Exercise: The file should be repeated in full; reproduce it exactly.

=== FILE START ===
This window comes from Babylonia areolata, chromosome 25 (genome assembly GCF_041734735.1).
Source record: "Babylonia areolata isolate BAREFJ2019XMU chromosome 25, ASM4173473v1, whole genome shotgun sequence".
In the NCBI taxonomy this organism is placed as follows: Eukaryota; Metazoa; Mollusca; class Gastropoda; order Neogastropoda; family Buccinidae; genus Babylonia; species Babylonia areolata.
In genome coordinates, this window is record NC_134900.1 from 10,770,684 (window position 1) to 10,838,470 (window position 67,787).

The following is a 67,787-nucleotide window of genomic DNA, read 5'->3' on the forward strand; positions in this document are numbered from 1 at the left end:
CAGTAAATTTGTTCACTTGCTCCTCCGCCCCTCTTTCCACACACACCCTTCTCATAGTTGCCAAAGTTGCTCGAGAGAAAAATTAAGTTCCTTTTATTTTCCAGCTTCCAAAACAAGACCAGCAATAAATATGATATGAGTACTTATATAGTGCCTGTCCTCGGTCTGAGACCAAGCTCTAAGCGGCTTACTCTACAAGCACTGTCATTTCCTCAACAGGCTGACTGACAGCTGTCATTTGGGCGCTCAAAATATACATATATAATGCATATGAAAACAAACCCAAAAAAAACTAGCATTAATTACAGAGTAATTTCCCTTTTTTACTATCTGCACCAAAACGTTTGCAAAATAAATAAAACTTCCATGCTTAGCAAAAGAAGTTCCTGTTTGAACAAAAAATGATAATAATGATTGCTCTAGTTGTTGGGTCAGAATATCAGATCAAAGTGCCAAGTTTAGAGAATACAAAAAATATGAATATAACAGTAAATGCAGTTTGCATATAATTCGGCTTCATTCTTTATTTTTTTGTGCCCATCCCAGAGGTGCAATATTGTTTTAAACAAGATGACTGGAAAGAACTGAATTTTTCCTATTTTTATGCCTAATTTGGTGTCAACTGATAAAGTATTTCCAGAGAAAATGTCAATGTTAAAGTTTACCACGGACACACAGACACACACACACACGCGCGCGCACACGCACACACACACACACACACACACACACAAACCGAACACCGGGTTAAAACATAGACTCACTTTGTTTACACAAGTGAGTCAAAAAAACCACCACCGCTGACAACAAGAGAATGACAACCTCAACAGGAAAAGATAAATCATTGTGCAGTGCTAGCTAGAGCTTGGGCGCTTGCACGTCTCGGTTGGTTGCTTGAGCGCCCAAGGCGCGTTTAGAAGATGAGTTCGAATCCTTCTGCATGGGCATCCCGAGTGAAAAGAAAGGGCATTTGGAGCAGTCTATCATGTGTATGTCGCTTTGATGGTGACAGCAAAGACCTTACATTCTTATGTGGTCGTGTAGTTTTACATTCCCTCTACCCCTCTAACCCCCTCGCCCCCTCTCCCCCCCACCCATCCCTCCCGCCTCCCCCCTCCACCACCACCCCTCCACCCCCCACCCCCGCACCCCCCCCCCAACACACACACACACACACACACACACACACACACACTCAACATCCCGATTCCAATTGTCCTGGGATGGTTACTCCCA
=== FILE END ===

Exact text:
This window comes from Babylonia areolata, chromosome 25 (genome assembly GCF_041734735.1).
Source record: "Babylonia areolata isolate BAREFJ2019XMU chromosome 25, ASM4173473v1, whole genome shotgun sequence".
In the NCBI taxonomy this organism is placed as follows: Eukaryota; Metazoa; Mollusca; class Gastropoda; order Neogastropoda; family Buccinidae; genus Babylonia; species Babylonia areolata.
In genome coordinates, this window is record NC_134900.1 from 10,770,684 (window position 1) to 10,838,470 (window position 67,787).

The following is a 67,787-nucleotide window of genomic DNA, read 5'->3' on the forward strand; positions in this document are numbered from 1 at the left end:
CAGTAAATTTGTTCACTTGCTCCTCCGCCCCTCTTTCCACACACACCCTTCTCATAGTTGCCAAAGTTGCTCGAGAGAAAAATTAAGTTCCTTTTATTTTCCAGCTTCCAAAACAAGACCAGCAATAAATATGATATGAGTACTTATATAGTGCCTGTCCTCGGTCTGAGACCAAGCTCTAAGCGGCTTACTCTACAAGCACTGTCATTTCCTCAACAGGCTGACTGACAGCTGTCATTTGGGCGCTCAAAATATACATATATAATGCATATGAAAACAAACCCAAAAAAAACTAGCATTAATTACAGAGTAATTTCCCTTTTTTACTATCTGCACCAAAACGTTTGCAAAATAAATAAAACTTCCATGCTTAGCAAAAGAAGTTCCTGTTTGAACAAAAAATGATAATAATGATTGCTCTAGTTGTTGGGTCAGAATATCAGATCAAAGTGCCAAGTTTAGAGAATACAAAAAATATGAATATAACAGTAAATGCAGTTTGCATATAATTCGGCTTCATTCTTTATTTTTTTGTGCCCATCCCAGAGGTGCAATATTGTTTTAAACAAGATGACTGGAAAGAACTGAATTTTTCCTATTTTTATGCCTAATTTGGTGTCAACTGATAAAGTATTTCCAGAGAAAATGTCAATGTTAAAGTTTACCACGGACACACAGACACACACACACACGCGCGCGCACACGCACACACACACACACACACACACACACAAACCGAACACCGGGTTAAAACATAGACTCACTTTGTTTACACAAGTGAGTCAAAAAAACCACCACCGCTGACAACAAGAGAATGACAACCTCAACAGGAAAAGATAAATCATTGTGCAGTGCTAGCTAGAGCTTGGGCGCTTGCACGTCTCGGTTGGTTGCTTGAGCGCCCAAGGCGCGTTTAGAAGATGAGTTCGAATCCTTCTGCATGGGCATCCCGAGTGAAAAGAAAGGGCATTTGGAGCAGTCTATCATGTGTATGTCGCTTTGATGGTGACAGCAAAGACCTTACATTCTTATGTGGTCGTGTAGTTTTACATTCCCTCTACCCCTCTAACCCCCTCGCCCCCTCTCCCCCCCACCCATCCCTCCCGCCTCCCCCCTCCACCACCACCCCTCCACCCCCCACCCCCGCACCCCCCCCCCAACACACACACACACACACACACACACACACACACACTCAACATCCCGATTCCAATTGTCCTGGGATGGTTACTCCCA